Only a limited number of IVBA methods for lead have reported IVIVC as defined by USEPA (2007b). However, much variability exists among the r square values emphasizing the need for validation criteria. These values are summarized in Table 6-4.
IVBA measurements are used to predict RBA values but are not direct surrogates. The most important consideration in selecting an IVBA method is the IVIVC. IVBA methods that have not been rigorously evaluated against in vivo bioavailability data (see Methodology) may not be reliable, and are not recommended for use in human health risk assessments and the development of remedial action objectives.
Table 6‑4. Published in vivo – in vitro correlation studies evaluating the ability of in vitro gastrointestinal methods to predict in vivo relative bioavailable lead
|Reference||Method||Animal||Endpoint||Number of Soils||Source of Lead||Gastric IVIVC||r2||Intestinal IVIVC||r2|
|Ruby et al. 1996||PBET||Sprague-Dawley rat||Blood||7||Mining, smelting||Not reported||0.93||Not reported||0.76|
|Drexler and Brattin 2007||RBALP||Swine||Blood||19||Mining, smelting||RBA= 0.878*IVBA – 0.028||0.92||NA|
|Denys et al. 2012||UBM||Swine||Bone||19||Mining, smelting||RBA =1.00*IVBA + 4.75||0.81||RBA =0.95*IVBA + 3.76||0.74|
|Schroder et al. 2004||OSU IVG||Swine||Blood||18||Residential, mining, smelting||RBA =1.22*IVBA + 12.4||0.79||RBA =1.22*IVBA + 40.6||0.14|
USEPA (2007b) reports the results of an IVIVC and provides IVBA guidance consisting of the Drexler and Brattin (2007) method (see Table 6-4), which supersedes the RBALP method in the literature, and is now known as USEPA Method 1340. Although this is now the default IVBA method in the United States given federal guidance and a recent policy memo from USEPA’s Office of Land and Emergency Management (USEPA 2016h), the in vitro gastric (IVG) method and the Unified Bioaccessibility Method (UBM) have also been validated with published IVIVC studies. The UBM IVBA method was developed by the Bioaccessibility Research Group of Europe (BARGE) and is validated both in terms of a statistically significant IVIVC (Denys et al. 2012) and inter- and intralaboratory reproducibility (Wragg et al. 2011). This method is used throughout the European Union. Similarly, the IVG method has been validated using a diverse suite of soils with contrasting physiochemical properties and lead sources, including relatively low diffuse concentrations (Schroder et al. 2004).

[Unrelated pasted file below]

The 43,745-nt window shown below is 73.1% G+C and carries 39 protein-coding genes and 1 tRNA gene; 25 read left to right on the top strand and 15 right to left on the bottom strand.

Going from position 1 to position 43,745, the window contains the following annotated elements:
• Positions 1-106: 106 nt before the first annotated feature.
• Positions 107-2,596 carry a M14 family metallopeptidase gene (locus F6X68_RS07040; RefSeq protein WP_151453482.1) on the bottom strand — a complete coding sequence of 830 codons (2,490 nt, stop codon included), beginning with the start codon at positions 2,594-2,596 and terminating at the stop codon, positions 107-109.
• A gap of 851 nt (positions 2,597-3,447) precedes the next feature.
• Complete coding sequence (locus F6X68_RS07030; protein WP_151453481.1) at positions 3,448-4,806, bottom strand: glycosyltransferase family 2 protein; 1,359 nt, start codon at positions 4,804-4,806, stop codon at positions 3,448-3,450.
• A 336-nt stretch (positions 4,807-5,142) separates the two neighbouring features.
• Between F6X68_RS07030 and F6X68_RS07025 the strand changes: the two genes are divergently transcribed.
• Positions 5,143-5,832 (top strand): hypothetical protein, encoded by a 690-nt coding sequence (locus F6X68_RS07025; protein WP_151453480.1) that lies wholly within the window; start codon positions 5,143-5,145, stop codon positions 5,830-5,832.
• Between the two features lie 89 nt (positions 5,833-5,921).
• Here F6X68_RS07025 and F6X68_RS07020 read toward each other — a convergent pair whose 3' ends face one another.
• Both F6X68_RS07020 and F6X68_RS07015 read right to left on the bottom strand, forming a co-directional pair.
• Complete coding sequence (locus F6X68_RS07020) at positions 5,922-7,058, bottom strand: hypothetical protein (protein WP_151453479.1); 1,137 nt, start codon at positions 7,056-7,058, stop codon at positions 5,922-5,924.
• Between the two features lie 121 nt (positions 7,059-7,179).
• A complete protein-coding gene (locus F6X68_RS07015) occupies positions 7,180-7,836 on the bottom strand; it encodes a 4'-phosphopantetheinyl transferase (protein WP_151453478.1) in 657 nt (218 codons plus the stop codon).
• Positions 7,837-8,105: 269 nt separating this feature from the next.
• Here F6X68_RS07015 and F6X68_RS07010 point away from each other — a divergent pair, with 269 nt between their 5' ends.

For USEPA Method 1340, nineteen soils and soil-like materials were evaluated exclusively from mining-impacted areas with mineral sources of lead (USEPA 2007b). Thus, mineral dissolution in the gut was the primary mechanism controlling bioavailability in the IVIVC study, rather than desorption from soil. While the lead sources consisted of a diverse suite of lead-bearing minerals, particle size distribution is the only physiochemical property reported. Other critical soil properties known to influence the bioaccessibility of lead at relatively lower concentrations are omitted, including pH, total organic carbon, and amorphous iron/manganese oxide content (Walraven et al. 2015). Therefore, applying USEPA Method 1340 and the corresponding predictive equation from the IVIVC (USEPA 2007b) to soils contaminated with lower concentrations of lead from other (nonmineral) sources may result in less accurate RBA estimates. In some situations, site- or region-specific IVIVC studies may be needed to validate USEPA 1340 and, if so, should reflect the pertinent range in physicochemical soil properties and lead sources.